NHS staff across England have reduced the number of patients waiting more than a year and a half by over a quarter in just one month, despite the busiest winter ever.
The total number waiting more than 18 months has fallen by 27% from 54,382 on 15 January to 39,903 as of 12 February.
Over 70 NHS trusts in England now have fewer than 100 patients waiting more than a year and a half, ahead of the ambition to virtually eliminate these waits by April.
More than 25 trusts have fewer than 10 of these longest waiters and 10 trusts have already fully eliminated 18 month waits.
The total number of patients waiting more than 18 months is now down more than two thirds from its peak of 123,969 in September 2021.
This significant progress comes despite more than 111,000 appointments in acute trusts being affected by industrial action since the start of December, with many operations and check-ups having to be rescheduled, and 20,000 more appointments in other settings.
The NHS has experienced record pressure this winter with the fears of a ‘twindemic’ becoming a reality– resurgent flu combined with ongoing Covid – and the highest ever levels of demand for A&E and most urgent ambulance call outs.
Bed occupancy remained incredibly high since November with over 19 in 20 beds consistently occupied and a high of over 14,000 beds a day being taken up by patients medically fit for discharge.
Some of the largest trusts have a greater total number of long waiters but are making significant progress in reducing their backlogs at speed.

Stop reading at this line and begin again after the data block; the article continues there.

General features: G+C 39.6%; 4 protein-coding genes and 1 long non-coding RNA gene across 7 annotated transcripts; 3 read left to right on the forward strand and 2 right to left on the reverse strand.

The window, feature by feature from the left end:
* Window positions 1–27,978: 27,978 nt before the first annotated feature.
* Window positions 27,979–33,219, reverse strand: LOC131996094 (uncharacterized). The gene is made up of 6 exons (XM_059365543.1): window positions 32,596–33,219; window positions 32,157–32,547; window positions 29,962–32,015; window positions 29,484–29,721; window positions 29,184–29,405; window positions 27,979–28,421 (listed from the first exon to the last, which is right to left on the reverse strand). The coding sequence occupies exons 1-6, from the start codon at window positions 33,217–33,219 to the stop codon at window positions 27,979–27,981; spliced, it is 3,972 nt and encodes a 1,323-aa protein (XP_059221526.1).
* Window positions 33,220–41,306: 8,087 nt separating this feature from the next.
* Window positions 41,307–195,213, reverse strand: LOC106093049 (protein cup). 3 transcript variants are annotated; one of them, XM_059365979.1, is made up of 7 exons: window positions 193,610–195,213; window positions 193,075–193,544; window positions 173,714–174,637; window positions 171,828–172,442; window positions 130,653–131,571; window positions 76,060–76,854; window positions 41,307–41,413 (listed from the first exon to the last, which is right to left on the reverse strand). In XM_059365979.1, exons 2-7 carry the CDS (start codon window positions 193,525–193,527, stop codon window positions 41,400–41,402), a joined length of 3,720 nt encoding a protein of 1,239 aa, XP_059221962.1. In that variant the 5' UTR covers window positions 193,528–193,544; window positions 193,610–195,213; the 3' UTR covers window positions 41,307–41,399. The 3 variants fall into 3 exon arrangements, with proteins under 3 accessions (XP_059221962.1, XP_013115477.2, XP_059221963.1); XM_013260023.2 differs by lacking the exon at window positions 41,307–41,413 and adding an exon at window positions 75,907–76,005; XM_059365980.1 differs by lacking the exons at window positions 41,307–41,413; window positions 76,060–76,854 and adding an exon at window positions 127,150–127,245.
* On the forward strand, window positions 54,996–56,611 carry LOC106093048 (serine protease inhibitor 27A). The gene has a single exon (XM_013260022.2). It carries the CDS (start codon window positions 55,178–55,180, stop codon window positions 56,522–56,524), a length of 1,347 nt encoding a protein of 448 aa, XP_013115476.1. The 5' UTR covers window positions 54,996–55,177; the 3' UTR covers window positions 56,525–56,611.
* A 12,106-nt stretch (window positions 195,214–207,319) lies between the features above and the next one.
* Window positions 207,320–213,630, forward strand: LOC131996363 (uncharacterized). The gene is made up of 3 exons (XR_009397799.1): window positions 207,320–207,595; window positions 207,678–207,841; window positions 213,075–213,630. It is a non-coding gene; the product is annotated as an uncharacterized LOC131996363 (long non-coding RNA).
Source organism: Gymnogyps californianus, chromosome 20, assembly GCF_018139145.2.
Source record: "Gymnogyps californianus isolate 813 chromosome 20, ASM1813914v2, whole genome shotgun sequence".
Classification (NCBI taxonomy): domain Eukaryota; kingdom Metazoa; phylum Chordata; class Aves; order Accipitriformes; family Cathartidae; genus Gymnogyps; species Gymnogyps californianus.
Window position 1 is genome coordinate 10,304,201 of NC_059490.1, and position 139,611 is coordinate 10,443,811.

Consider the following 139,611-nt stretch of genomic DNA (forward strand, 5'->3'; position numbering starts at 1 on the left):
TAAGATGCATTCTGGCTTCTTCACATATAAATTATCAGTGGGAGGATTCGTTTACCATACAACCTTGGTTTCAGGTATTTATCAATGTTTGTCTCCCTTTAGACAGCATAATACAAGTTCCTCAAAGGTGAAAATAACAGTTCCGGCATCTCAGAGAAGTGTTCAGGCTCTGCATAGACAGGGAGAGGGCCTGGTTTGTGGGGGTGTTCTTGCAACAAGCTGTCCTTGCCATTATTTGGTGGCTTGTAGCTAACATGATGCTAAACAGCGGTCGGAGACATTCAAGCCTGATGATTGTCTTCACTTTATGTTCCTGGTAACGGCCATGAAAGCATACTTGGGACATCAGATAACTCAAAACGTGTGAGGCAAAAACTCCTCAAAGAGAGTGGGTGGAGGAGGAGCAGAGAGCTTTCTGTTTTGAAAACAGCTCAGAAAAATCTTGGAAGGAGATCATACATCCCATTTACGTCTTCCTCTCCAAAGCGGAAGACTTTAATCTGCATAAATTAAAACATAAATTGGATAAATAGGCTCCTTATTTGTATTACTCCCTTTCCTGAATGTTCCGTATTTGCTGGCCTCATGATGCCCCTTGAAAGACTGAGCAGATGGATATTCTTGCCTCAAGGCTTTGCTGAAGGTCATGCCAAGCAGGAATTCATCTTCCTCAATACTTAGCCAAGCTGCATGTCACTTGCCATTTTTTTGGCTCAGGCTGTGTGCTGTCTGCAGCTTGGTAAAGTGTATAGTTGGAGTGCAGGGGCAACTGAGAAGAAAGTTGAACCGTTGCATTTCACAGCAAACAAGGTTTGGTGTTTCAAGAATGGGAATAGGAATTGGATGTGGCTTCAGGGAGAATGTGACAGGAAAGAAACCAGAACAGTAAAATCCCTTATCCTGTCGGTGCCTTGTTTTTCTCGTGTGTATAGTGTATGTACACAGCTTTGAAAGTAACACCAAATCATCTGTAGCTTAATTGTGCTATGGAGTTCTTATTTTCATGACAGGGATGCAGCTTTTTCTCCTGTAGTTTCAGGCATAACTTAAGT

University Hospitals Birmingham NHS Foundation Trust reduced the number of people waiting over 18 months by a half in the last month alone, from 5,659 to 2,883.
Staff at Manchester University NHS Foundation Trust brought down their longest waiters by more than a quarter (28%) in the last four weeks, from 5,287 to 3,802. Staff there have boosted theatre utilisation, increased capacity, and benefited from support from other NHS trusts through mutual aid.
NHS chief executive, Amanda Pritchard, said: “Thanks to the incredible efforts and dedication of our staff, we are continuing to make significant inroads in bringing down the covid backlog – this reduction is a remarkable achievement given staff have experienced the worst winter on record with huge seasonal pressures with the fear of the twindemic of covid and flu becoming a reality.
“Whether it is the expansion of surgical hubs and the rollout of community diagnostic centres benefiting thousands more patients this year or joined up working between trusts through mutual aid, the NHS will continue to innovate and adapt services so we can continue to make progress on the longest waits for patients.”
NHS national elective recovery director, Sir James Mackey, said: “Despite record pressure on hospital teams up and down the country this winter, including from the more than 110,000 appointments affected by industrial action, it is incredibly encouraging to see so many trusts making huge progress in bringing down the longest waits for patients.
“Whether it is the continued expansion of surgical hubs benefiting thousands more patients this year, or joined up working between trusts through mutual aid, the NHS elective recovery programme really does show the benefit of a single national health service with hardworking staff across the country coming together, sharing ideas and building on each other’s successes to bring down the Covid backlog.